He also knew, however, that there was no appetite to make political mischief out of the matter. His own Conservative Party would do almost anything to avoid another sex scandal after Profumo. When the chairman of the News of the World, Sir William Emsley Carr, had drunkenly demanded an audience with the new prime minister, Sir Alec Douglas-Home, terrified aides rushed Carr straight in to Number 10 the next morning, only to discover he had sobered up and completely forgotten what he wanted to talk about. The Labour Party, too, wished to steer clear of the whole topic: one of their own most high-profile politicians, MP Tom Driberg, had also romped at Ronnie’s, and photos existed of him with not just one but both Krays, as well as some other handsome young men, at one of the nightclubs the twins were running. Boothby, who had been on holiday when the original story appeared, had even phoned Driberg to check what it was about. Driberg told him ‘I’m sorry, Bob, it’s you.’
Two prominent Labour lawyers, Gerald Gardiner and Arnold Goodman – the latter of whom was known as Harold Wilson’s ‘Mr Fixit’ for his ability to make disobliging stories disappear – quietly offered their services to Boothby. Two weeks on from the story, with the Mirror having failed to come up with more and now trying to make a virtue of their own pusillanimity by talking about ‘The Picture We Dare Not Print’, Boothby took a gamble.
‘The whole affair is a tissue of atrocious lies,’ he declared in his letter to The Times. Which was an atrocious lie.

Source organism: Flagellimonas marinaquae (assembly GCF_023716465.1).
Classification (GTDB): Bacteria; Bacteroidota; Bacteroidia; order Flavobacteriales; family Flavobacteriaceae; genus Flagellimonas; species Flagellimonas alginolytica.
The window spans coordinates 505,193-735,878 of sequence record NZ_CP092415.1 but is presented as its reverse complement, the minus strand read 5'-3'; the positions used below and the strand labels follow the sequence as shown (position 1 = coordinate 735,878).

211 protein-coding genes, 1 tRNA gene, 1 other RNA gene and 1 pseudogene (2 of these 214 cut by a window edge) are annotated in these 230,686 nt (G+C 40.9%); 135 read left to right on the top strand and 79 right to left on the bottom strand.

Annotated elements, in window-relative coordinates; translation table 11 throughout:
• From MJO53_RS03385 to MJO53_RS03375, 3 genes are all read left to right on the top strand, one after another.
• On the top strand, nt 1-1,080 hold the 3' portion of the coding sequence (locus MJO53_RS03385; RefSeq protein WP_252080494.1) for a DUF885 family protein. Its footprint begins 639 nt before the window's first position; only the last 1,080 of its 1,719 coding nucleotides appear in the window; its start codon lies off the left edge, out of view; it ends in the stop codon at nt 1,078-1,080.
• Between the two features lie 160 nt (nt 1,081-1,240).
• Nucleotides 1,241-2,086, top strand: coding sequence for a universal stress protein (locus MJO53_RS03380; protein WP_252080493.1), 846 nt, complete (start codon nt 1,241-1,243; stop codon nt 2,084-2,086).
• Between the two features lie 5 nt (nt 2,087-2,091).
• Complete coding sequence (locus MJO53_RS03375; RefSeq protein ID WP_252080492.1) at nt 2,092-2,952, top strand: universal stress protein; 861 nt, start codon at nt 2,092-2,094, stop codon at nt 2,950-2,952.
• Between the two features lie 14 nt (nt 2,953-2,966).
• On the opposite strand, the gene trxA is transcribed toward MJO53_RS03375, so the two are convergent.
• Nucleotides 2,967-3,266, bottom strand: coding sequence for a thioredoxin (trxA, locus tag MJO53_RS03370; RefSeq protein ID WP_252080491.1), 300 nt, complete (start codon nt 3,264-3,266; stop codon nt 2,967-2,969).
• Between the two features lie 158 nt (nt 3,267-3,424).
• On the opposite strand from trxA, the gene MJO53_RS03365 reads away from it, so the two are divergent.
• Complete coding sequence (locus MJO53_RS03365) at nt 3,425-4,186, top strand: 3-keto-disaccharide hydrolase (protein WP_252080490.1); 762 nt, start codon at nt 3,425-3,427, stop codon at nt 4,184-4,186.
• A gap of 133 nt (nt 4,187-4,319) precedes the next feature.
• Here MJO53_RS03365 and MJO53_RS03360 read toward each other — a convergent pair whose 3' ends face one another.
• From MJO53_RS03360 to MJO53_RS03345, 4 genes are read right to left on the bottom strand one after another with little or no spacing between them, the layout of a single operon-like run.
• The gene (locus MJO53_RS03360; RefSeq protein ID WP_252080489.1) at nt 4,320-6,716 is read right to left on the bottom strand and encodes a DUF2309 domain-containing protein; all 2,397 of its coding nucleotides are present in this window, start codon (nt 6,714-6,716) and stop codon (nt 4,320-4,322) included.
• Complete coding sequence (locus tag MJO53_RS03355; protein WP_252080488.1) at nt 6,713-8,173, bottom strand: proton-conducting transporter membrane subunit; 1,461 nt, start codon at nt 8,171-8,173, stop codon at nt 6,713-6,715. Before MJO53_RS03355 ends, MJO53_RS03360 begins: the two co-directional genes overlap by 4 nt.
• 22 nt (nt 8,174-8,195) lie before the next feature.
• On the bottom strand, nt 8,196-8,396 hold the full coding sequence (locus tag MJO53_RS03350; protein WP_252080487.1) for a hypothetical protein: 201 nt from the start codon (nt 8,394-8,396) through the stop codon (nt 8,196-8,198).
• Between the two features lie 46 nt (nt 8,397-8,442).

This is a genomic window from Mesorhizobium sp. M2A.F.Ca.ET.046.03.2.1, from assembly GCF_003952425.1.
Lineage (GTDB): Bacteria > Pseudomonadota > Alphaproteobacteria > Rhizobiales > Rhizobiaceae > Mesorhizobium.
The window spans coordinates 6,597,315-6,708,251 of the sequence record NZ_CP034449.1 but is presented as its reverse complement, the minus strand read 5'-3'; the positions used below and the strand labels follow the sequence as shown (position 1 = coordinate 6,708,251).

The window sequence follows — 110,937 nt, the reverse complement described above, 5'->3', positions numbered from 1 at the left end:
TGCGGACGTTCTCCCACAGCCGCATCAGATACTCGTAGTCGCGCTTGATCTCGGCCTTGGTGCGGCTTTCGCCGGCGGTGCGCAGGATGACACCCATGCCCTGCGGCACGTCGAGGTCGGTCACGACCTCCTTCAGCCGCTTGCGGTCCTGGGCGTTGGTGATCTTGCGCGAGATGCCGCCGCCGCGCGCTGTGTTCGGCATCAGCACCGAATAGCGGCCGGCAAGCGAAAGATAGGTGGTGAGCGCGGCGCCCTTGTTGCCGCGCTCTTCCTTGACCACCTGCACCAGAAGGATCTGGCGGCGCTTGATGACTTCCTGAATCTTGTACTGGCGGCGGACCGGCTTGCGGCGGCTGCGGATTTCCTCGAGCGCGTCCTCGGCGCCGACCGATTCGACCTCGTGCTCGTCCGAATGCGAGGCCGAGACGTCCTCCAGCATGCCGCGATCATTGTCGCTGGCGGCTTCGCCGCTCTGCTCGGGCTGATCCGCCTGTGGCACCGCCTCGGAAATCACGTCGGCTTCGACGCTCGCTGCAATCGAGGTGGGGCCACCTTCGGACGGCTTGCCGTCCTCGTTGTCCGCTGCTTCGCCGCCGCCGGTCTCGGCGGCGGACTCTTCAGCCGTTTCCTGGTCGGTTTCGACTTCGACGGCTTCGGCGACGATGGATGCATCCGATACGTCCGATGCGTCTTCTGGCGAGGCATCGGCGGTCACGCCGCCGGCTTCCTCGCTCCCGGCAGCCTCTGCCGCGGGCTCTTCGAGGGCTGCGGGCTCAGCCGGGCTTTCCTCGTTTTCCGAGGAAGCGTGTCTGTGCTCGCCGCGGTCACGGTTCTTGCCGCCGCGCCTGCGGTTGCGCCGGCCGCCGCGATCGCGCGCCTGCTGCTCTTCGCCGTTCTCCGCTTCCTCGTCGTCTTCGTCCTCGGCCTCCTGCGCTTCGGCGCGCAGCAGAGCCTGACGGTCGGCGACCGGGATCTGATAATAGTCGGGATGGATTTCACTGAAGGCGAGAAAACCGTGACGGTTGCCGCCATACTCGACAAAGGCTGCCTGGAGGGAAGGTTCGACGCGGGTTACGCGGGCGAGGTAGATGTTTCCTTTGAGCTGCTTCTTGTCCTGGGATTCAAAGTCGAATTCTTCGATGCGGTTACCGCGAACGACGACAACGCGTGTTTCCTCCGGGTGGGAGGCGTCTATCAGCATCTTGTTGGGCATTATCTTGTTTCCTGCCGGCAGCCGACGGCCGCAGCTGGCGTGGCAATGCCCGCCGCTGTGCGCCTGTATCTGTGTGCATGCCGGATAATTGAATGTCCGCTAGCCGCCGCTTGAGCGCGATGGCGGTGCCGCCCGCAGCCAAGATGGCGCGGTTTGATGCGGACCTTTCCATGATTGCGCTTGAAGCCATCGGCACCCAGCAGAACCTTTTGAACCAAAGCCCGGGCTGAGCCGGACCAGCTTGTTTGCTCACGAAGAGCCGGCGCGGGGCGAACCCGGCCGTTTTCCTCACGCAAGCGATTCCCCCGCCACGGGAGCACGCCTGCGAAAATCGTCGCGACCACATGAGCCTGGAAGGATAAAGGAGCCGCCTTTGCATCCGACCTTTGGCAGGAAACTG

But going all in paid off for him. The Sunday Mirror apologized five days later, and paid him £40,000 in damages, a record sum at the time. One of the Krays’ biographers, John Pearson, later claimed that Ronnie took a cut of the cash, as was his habit with a lot of the businesses he and his brother ‘looked after’. Pearson also said he found evidence of Boothby attending ‘East End orgies and sex shows involving criminals’ at Ronnie’s invitation, ending up in some hair-raisingly compromising situations – a glass coffee table is allegedly involved, as are ‘love beads’ – which would have left him subject to blackmail by the twins.
Certainly the Krays continued to benefit from their association with the politician. The following February, after they had been arrested on suspicion of running a protection racket, Boothby stood up in the Lords and asked ‘Her Majesty’s Government whether it is their intention to keep the Kray Brothers in prison for an indefinite period without trial,’ a situation he claimed had done infinite damage to the reputation of this country’ before being howled down by his fellow peers. And Ronnie would boast of having influential friends ‘even in the House of Lords’ who could keep him out of trouble. Well, he did, right up until he finally went to prison in 1969, after his murders got a bit too public to be ignored.
if you want to buy a copy of the actual book and paste a print-out of this page back into it, you can do so here